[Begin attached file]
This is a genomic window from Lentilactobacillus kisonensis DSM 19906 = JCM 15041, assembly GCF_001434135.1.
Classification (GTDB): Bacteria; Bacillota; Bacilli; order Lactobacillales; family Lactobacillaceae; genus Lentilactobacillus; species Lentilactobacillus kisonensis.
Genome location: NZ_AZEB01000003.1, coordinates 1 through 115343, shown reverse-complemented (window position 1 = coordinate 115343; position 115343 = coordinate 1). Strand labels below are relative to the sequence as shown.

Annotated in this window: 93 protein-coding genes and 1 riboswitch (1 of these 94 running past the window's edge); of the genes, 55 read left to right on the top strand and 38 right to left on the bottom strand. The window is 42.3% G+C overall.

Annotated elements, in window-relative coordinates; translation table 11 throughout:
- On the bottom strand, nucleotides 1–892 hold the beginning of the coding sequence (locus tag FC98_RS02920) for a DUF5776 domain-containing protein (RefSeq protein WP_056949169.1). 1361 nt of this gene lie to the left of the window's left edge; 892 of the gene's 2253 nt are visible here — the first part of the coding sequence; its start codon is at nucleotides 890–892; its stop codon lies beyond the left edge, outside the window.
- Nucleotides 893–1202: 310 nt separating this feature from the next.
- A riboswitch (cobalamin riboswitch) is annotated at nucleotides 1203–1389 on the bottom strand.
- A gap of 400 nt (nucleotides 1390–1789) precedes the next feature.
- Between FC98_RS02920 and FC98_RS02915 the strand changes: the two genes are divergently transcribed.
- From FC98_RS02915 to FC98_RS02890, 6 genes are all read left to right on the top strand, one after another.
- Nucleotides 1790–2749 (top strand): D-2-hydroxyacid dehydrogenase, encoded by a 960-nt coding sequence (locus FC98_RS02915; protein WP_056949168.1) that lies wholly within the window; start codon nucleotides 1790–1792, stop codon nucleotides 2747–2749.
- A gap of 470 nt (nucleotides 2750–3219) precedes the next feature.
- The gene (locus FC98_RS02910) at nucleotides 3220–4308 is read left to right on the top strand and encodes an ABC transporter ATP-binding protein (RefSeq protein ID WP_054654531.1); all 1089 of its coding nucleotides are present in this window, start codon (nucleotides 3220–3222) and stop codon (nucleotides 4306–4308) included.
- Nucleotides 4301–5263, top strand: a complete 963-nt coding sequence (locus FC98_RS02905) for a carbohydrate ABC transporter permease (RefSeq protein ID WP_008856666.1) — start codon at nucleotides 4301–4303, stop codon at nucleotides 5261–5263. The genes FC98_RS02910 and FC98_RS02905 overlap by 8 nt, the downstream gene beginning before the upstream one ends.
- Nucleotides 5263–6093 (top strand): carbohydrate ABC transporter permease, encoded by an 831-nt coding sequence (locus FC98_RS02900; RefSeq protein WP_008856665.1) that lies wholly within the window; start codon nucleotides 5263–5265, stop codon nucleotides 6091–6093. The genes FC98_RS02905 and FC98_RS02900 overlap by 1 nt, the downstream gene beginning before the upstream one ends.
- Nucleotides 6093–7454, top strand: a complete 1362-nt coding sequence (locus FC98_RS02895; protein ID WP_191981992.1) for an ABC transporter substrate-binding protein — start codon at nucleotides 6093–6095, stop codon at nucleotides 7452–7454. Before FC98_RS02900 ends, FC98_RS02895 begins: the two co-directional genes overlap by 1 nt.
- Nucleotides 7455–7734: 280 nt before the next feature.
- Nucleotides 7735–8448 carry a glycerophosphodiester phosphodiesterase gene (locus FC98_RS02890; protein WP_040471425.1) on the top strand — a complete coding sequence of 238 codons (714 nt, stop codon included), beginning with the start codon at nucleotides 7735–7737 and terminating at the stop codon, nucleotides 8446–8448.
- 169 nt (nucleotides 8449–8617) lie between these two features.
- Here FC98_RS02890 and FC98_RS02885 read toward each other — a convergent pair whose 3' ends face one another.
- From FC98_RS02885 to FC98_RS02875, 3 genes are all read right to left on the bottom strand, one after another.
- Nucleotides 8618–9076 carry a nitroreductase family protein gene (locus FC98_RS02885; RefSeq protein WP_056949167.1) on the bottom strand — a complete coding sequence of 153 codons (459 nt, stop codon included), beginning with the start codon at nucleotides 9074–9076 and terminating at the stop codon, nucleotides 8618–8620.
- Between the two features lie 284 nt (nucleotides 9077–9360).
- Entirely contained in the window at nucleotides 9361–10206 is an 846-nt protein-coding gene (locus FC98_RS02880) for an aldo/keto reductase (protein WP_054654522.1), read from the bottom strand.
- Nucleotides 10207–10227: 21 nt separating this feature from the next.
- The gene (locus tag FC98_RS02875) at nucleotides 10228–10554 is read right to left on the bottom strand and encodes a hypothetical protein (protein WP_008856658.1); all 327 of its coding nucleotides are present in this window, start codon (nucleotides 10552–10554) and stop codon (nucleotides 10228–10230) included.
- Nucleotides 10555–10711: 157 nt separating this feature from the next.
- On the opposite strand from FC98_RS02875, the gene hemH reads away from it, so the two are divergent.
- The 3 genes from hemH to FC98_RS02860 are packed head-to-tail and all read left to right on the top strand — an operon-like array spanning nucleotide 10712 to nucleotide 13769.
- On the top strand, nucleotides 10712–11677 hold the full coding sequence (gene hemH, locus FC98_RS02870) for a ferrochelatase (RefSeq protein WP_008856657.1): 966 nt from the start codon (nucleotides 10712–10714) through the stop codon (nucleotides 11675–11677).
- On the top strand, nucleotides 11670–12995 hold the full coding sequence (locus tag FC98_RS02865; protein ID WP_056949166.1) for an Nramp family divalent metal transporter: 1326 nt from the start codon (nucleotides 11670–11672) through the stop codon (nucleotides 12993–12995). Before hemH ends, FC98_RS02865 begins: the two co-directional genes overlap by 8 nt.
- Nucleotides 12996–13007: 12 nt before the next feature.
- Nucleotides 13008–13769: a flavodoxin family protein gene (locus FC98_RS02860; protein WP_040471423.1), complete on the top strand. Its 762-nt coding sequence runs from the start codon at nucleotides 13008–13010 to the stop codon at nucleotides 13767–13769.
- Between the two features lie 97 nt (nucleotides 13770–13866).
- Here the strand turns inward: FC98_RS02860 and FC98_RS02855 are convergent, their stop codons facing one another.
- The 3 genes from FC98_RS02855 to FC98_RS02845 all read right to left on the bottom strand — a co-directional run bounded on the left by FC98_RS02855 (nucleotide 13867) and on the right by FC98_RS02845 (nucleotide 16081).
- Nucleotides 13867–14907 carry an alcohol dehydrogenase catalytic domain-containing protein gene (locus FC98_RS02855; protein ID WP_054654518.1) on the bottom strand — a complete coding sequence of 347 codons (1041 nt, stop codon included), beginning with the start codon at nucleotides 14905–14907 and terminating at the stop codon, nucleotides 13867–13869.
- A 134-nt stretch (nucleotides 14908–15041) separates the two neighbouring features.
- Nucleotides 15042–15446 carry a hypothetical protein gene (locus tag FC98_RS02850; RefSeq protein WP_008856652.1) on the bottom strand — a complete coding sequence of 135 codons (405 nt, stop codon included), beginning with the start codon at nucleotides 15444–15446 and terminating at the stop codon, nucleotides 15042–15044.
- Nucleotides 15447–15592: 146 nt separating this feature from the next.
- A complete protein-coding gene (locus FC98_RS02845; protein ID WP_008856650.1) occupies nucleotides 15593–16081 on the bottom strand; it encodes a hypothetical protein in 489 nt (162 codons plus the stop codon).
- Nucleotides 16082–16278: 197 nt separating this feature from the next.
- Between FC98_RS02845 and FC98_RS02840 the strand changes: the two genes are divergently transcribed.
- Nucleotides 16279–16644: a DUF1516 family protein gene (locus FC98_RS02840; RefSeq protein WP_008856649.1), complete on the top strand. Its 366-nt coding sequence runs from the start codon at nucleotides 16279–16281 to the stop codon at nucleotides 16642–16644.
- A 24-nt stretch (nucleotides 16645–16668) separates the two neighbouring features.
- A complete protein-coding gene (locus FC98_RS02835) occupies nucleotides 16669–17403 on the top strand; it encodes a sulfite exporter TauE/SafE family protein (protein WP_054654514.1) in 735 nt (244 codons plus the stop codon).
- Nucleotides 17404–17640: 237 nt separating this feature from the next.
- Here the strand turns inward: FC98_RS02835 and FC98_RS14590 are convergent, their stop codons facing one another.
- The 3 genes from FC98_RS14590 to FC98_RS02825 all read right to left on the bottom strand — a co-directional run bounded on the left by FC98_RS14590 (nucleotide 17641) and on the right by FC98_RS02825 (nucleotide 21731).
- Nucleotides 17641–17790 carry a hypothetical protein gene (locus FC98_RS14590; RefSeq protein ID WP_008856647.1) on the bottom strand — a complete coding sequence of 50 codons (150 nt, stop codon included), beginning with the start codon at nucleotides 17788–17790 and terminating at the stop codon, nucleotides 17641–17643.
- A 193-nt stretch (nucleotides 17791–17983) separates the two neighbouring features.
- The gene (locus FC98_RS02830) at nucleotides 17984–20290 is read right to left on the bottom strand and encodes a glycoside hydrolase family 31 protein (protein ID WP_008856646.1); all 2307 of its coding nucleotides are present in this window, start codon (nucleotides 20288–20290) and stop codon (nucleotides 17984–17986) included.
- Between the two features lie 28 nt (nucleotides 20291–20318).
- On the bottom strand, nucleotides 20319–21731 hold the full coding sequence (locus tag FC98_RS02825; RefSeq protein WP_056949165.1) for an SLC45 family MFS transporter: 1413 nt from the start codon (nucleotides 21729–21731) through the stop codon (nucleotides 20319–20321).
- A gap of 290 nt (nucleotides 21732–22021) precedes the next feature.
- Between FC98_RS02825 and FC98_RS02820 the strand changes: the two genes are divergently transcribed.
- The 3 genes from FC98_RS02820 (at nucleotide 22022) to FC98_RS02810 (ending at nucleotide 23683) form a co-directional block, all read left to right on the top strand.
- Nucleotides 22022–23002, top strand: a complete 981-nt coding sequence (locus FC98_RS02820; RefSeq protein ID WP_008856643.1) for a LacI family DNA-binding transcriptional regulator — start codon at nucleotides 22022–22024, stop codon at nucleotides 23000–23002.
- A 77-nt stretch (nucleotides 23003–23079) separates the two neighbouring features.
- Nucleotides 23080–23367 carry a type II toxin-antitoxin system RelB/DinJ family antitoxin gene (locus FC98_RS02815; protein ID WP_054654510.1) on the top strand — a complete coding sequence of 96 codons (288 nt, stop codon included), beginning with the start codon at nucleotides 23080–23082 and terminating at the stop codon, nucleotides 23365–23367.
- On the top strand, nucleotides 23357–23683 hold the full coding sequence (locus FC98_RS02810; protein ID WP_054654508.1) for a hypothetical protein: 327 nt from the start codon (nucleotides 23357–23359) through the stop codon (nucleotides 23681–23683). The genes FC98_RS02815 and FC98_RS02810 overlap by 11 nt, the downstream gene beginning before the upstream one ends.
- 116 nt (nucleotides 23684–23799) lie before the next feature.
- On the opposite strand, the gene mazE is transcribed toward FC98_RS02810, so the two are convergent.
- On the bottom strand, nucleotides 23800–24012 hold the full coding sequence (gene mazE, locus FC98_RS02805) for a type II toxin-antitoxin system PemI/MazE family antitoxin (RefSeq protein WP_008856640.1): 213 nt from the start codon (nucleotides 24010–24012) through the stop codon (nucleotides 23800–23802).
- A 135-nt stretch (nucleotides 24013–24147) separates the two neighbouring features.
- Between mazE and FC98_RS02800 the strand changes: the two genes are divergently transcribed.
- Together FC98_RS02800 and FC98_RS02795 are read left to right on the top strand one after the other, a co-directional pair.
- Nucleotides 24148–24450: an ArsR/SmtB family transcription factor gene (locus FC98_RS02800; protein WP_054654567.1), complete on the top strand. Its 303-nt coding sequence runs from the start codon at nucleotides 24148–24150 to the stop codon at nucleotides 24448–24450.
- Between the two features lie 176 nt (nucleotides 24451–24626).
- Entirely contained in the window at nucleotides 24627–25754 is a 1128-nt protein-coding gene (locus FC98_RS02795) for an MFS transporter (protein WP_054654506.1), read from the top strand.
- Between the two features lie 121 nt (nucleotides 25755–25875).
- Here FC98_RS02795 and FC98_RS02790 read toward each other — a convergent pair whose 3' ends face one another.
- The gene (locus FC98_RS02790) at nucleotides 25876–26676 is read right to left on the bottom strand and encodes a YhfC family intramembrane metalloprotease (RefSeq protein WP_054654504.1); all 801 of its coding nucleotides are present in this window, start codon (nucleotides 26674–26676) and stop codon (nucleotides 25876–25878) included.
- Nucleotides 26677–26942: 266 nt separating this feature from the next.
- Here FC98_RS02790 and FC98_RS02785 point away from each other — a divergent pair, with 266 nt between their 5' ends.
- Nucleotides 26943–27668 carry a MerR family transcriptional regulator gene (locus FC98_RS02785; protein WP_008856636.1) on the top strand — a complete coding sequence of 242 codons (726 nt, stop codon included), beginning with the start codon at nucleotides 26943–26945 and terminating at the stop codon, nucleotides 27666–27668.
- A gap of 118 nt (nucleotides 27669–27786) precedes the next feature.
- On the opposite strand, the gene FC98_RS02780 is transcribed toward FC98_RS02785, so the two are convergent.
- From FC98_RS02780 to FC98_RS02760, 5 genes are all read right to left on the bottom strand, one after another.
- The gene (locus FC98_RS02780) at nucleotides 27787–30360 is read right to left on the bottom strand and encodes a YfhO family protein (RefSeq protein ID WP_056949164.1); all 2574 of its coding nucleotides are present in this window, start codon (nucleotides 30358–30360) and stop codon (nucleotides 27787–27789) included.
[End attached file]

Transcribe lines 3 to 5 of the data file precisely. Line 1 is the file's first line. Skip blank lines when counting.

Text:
Genome location: NZ_AZEB01000003.1, coordinates 1 through 115343, shown reverse-complemented (window position 1 = coordinate 115343; position 115343 = coordinate 1). Strand labels below are relative to the sequence as shown.

Annotated in this window: 93 protein-coding genes and 1 riboswitch (1 of these 94 running past the window's edge); of the genes, 55 read left to right on the top strand and 38 right to left on the bottom strand. The window is 42.3% G+C overall.

Annotated elements, in window-relative coordinates; translation table 11 throughout: